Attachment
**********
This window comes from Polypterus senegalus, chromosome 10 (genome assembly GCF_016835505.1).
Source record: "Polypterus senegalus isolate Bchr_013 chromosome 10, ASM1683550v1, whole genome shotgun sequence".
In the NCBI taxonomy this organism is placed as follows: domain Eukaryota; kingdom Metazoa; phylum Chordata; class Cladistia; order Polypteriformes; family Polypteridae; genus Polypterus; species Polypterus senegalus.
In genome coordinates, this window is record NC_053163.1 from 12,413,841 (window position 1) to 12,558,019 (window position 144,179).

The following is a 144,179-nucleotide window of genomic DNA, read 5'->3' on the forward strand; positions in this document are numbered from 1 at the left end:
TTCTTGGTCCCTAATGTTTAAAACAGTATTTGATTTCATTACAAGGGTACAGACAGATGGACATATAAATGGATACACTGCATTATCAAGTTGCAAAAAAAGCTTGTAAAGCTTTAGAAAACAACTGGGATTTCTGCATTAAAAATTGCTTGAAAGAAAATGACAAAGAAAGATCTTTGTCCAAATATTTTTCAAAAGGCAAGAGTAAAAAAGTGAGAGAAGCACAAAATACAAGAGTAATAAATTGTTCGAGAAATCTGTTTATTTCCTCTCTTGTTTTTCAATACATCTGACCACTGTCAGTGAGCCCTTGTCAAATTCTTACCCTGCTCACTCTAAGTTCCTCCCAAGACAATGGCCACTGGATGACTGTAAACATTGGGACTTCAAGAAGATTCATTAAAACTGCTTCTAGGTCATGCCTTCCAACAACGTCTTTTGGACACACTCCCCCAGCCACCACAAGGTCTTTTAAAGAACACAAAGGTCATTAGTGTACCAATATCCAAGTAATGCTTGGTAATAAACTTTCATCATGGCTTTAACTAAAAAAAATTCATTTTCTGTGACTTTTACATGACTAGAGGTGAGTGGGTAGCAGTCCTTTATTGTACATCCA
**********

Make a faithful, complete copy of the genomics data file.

This window comes from Polypterus senegalus, chromosome 10 (genome assembly GCF_016835505.1).
Source record: "Polypterus senegalus isolate Bchr_013 chromosome 10, ASM1683550v1, whole genome shotgun sequence".
In the NCBI taxonomy this organism is placed as follows: domain Eukaryota; kingdom Metazoa; phylum Chordata; class Cladistia; order Polypteriformes; family Polypteridae; genus Polypterus; species Polypterus senegalus.
In genome coordinates, this window is record NC_053163.1 from 12,413,841 (window position 1) to 12,558,019 (window position 144,179).

The following is a 144,179-nucleotide window of genomic DNA, read 5'->3' on the forward strand; positions in this document are numbered from 1 at the left end:
TTCTTGGTCCCTAATGTTTAAAACAGTATTTGATTTCATTACAAGGGTACAGACAGATGGACATATAAATGGATACACTGCATTATCAAGTTGCAAAAAAAGCTTGTAAAGCTTTAGAAAACAACTGGGATTTCTGCATTAAAAATTGCTTGAAAGAAAATGACAAAGAAAGATCTTTGTCCAAATATTTTTCAAAAGGCAAGAGTAAAAAAGTGAGAGAAGCACAAAATACAAGAGTAATAAATTGTTCGAGAAATCTGTTTATTTCCTCTCTTGTTTTTCAATACATCTGACCACTGTCAGTGAGCCCTTGTCAAATTCTTACCCTGCTCACTCTAAGTTCCTCCCAAGACAATGGCCACTGGATGACTGTAAACATTGGGACTTCAAGAAGATTCATTAAAACTGCTTCTAGGTCATGCCTTCCAACAACGTCTTTTGGACACACTCCCCCAGCCACCACAAGGTCTTTTAAAGAACACAAAGGTCATTAGTGTACCAATATCCAAGTAATGCTTGGTAATAAACTTTCATCATGGCTTTAACTAAAAAAAATTCATTTTCTGTGACTTTTACATGACTAGAGGTGAGTGGGTAGCAGTCCTTTATTGTACATCCA